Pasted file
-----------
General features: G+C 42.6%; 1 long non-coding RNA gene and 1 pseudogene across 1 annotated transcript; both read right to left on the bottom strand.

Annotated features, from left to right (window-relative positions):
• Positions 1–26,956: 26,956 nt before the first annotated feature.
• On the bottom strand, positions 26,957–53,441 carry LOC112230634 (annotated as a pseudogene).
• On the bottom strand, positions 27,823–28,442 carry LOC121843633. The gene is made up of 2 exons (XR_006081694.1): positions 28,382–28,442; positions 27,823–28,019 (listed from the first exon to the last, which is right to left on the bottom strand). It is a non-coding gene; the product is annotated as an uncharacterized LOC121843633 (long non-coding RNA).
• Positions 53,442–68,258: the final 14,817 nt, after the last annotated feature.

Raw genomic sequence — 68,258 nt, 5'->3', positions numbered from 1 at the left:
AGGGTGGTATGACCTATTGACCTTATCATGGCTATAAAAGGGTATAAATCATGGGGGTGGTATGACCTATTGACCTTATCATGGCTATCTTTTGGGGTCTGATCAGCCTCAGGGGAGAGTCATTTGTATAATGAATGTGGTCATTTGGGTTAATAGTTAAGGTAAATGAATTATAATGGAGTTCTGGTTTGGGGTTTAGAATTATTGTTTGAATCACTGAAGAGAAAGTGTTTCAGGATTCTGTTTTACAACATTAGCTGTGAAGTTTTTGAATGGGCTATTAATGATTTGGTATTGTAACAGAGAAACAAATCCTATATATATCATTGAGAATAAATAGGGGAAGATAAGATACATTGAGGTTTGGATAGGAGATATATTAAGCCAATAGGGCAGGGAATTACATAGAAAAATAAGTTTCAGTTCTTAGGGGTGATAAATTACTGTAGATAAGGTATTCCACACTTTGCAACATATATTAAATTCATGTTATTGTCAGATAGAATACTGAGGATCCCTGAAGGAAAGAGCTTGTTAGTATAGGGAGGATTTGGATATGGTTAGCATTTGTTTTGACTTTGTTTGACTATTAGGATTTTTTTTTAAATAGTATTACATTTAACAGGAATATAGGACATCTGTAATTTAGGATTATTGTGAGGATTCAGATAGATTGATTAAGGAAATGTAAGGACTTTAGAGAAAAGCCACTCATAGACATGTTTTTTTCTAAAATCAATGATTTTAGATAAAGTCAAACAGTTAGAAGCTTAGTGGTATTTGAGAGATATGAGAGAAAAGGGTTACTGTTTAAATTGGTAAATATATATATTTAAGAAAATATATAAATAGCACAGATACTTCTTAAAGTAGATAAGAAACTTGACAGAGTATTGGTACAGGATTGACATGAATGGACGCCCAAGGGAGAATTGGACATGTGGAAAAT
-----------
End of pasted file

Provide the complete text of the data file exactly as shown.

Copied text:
General features: G+C 42.6%; 1 long non-coding RNA gene and 1 pseudogene across 1 annotated transcript; both read right to left on the bottom strand.

Annotated features, from left to right (window-relative positions):
• Positions 1–26,956: 26,956 nt before the first annotated feature.
• On the bottom strand, positions 26,957–53,441 carry LOC112230634 (annotated as a pseudogene).
• On the bottom strand, positions 27,823–28,442 carry LOC121843633. The gene is made up of 2 exons (XR_006081694.1): positions 28,382–28,442; positions 27,823–28,019 (listed from the first exon to the last, which is right to left on the bottom strand). It is a non-coding gene; the product is annotated as an uncharacterized LOC121843633 (long non-coding RNA).
• Positions 53,442–68,258: the final 14,817 nt, after the last annotated feature.

Raw genomic sequence — 68,258 nt, 5'->3', positions numbered from 1 at the left:
AGGGTGGTATGACCTATTGACCTTATCATGGCTATAAAAGGGTATAAATCATGGGGGTGGTATGACCTATTGACCTTATCATGGCTATCTTTTGGGGTCTGATCAGCCTCAGGGGAGAGTCATTTGTATAATGAATGTGGTCATTTGGGTTAATAGTTAAGGTAAATGAATTATAATGGAGTTCTGGTTTGGGGTTTAGAATTATTGTTTGAATCACTGAAGAGAAAGTGTTTCAGGATTCTGTTTTACAACATTAGCTGTGAAGTTTTTGAATGGGCTATTAATGATTTGGTATTGTAACAGAGAAACAAATCCTATATATATCATTGAGAATAAATAGGGGAAGATAAGATACATTGAGGTTTGGATAGGAGATATATTAAGCCAATAGGGCAGGGAATTACATAGAAAAATAAGTTTCAGTTCTTAGGGGTGATAAATTACTGTAGATAAGGTATTCCACACTTTGCAACATATATTAAATTCATGTTATTGTCAGATAGAATACTGAGGATCCCTGAAGGAAAGAGCTTGTTAGTATAGGGAGGATTTGGATATGGTTAGCATTTGTTTTGACTTTGTTTGACTATTAGGATTTTTTTTTAAATAGTATTACATTTAACAGGAATATAGGACATCTGTAATTTAGGATTATTGTGAGGATTCAGATAGATTGATTAAGGAAATGTAAGGACTTTAGAGAAAAGCCACTCATAGACATGTTTTTTTCTAAAATCAATGATTTTAGATAAAGTCAAACAGTTAGAAGCTTAGTGGTATTTGAGAGATATGAGAGAAAAGGGTTACTGTTTAAATTGGTAAATATATATATTTAAGAAAATATATAAATAGCACAGATACTTCTTAAAGTAGATAAGAAACTTGACAGAGTATTGGTACAGGATTGACATGAATGGACGCCCAAGGGAGAATTGGACATGTGGAAAAT